We have an HTML help system that runs inside our industrial software.
I'm transferring the Help topic pages to individual pages in Confluence. The HTML include macro won't work here because no one has set up our Confluence server to have HTTP access to the content management server where the HTML pages are.
Using the HTML macro seems to leave graphics and hyperlinks behind.
Does anyone have any good workflow tips or recommendations. Would copying the HTML topics to the Confluence server allow Confluence to include the HTML pages (without a web server running on the Confluence server also)?
Without some kind of sharing, I'm going to be pasting into Confluence pages, which leaves something to be desired.
As you also questioned -
I do not think just copying the HTML into Confluence - even using the HTML macro - is going to give you the ultimate solution you need, for a repeatable online help context-sensitive links documentation process.
Maybe if you are in a rush and small help docset - you could do this quickly, manually, with some hacking a bit - and meet your date, assuming the admin fixes the html access issue. It is really easy for your admin to enable this - but they might not want to. Also yes, image links probably need to also be fixed for remote access or move the images into Confluence and reset them. Likely your navigation also breaks with this approach - so, again, not ideal process, for ongoing updates.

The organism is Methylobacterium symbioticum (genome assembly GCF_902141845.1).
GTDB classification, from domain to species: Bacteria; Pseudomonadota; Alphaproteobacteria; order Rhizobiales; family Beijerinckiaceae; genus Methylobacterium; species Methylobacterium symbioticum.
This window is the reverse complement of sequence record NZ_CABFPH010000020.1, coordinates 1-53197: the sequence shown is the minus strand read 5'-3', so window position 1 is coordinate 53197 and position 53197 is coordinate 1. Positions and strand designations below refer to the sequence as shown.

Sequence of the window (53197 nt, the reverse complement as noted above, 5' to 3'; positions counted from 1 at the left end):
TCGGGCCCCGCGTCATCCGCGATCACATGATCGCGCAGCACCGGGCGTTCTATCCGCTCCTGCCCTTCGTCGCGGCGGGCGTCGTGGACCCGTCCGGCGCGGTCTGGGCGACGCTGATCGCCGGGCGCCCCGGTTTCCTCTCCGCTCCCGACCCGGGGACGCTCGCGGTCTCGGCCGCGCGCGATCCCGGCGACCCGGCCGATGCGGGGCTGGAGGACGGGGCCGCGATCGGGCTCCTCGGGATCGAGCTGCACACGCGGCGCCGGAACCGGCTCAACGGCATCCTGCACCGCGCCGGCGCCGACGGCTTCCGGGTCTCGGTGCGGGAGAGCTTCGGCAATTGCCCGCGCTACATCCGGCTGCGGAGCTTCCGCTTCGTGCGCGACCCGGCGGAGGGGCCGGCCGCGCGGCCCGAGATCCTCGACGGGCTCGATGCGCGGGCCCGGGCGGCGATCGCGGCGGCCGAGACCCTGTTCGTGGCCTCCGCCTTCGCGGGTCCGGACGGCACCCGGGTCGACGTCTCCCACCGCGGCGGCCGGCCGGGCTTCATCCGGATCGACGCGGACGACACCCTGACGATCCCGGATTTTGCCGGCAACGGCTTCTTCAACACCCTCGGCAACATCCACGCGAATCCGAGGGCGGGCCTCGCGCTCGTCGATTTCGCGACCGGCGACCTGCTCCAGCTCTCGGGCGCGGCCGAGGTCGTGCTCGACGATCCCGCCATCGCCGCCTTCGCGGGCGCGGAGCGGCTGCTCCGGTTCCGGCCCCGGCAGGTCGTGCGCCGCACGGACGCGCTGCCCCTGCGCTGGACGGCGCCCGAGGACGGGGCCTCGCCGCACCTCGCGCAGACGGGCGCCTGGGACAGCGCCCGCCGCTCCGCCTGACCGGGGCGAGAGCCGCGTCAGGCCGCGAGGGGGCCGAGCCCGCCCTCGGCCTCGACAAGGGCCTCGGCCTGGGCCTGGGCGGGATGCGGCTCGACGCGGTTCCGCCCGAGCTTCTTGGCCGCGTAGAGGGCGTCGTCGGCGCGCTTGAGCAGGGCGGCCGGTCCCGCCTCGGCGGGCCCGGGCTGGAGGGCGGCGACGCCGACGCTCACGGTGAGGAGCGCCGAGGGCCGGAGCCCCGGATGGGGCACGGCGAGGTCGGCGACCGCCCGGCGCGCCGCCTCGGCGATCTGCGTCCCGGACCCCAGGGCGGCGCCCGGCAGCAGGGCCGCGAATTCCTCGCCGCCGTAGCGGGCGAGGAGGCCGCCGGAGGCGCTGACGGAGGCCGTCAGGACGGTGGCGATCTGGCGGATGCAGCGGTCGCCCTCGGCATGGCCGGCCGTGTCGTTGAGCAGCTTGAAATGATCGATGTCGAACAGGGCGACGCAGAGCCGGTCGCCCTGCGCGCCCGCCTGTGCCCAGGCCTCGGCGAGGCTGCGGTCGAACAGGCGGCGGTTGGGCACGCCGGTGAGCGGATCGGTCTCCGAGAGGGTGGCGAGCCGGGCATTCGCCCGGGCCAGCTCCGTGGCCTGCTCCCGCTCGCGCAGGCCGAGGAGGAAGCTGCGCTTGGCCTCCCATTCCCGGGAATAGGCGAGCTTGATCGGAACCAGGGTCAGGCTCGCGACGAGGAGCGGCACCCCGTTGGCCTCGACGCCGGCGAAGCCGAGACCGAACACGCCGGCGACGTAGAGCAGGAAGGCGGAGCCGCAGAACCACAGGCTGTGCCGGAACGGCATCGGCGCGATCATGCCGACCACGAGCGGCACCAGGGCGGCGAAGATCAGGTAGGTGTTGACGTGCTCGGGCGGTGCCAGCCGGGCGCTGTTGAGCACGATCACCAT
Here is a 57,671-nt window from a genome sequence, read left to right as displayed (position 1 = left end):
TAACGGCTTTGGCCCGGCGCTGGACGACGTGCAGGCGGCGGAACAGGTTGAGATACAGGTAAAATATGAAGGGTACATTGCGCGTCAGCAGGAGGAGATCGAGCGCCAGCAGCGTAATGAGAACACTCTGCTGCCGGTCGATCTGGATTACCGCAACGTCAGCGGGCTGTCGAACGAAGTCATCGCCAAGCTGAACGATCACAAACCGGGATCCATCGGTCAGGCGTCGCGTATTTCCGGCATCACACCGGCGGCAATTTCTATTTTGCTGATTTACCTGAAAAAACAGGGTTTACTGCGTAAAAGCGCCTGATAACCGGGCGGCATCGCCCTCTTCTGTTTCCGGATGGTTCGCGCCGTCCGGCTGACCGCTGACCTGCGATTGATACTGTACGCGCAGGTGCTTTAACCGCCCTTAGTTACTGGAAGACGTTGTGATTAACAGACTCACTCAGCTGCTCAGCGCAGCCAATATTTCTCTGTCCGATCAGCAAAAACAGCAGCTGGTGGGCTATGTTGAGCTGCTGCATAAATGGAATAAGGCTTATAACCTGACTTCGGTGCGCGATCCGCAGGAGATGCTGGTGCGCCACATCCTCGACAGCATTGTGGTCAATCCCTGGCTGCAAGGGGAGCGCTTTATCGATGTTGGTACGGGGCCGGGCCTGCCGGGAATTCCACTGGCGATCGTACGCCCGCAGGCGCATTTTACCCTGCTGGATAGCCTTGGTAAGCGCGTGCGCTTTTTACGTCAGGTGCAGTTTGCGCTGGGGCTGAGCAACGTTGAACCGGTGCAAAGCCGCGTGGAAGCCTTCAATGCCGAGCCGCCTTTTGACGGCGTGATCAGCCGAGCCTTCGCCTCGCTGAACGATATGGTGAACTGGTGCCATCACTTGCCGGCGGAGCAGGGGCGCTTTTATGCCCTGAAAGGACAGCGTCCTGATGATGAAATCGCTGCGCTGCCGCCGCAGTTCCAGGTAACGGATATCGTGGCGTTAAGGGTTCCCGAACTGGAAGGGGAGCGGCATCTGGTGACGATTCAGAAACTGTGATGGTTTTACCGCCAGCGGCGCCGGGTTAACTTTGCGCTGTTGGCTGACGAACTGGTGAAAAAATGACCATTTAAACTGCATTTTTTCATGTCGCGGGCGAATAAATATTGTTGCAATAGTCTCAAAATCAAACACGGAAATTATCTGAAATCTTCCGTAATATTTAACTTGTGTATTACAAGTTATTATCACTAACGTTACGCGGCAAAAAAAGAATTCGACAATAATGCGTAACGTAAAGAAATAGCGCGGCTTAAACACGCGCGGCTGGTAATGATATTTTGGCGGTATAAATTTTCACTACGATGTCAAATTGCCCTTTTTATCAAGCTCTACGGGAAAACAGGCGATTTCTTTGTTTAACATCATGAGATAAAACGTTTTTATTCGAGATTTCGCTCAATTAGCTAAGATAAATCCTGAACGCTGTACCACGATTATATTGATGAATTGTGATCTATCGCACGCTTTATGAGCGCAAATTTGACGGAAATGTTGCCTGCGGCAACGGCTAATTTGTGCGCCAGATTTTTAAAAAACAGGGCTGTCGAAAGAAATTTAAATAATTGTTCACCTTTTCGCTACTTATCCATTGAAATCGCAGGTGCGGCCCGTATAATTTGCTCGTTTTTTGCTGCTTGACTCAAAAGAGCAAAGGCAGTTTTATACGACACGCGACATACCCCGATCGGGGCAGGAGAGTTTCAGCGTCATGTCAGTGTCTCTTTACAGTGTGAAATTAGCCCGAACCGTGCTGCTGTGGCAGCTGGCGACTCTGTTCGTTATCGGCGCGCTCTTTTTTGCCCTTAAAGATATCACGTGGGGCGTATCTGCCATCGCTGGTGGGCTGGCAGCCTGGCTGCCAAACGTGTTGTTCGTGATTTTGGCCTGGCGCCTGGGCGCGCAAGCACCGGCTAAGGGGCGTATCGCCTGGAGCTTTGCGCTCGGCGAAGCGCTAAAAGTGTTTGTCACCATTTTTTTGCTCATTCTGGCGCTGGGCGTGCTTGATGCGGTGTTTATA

Assuming you do have time, to repurpose this longer term, here's some references to help you -
Hope these help -
Thanks Ellen for that great summary of information on this issue.
In this instance, because the online Help was small (35 topics), I pasted from HTML authoring tool (MS Expression Web 4) into Confluence pages. I uploaded image files as attachments to one Confluence page. I relinked the images to the topic pages, helped by the search in the image insertion dialog. I rebuilt the hyperlinks.
I'm going to check out all the references supplied above to figure out a more scalable, automatic method for my next project.
You can place directly the HTML pages in Confluence app. After all, confluence is just an web application.
I answered that once, but I cannot find the answer; the results will be nicely decorated (try to place a html page under confluence and see what's happening).
The downside of this is that you cannot search the pages, nor track the changes.
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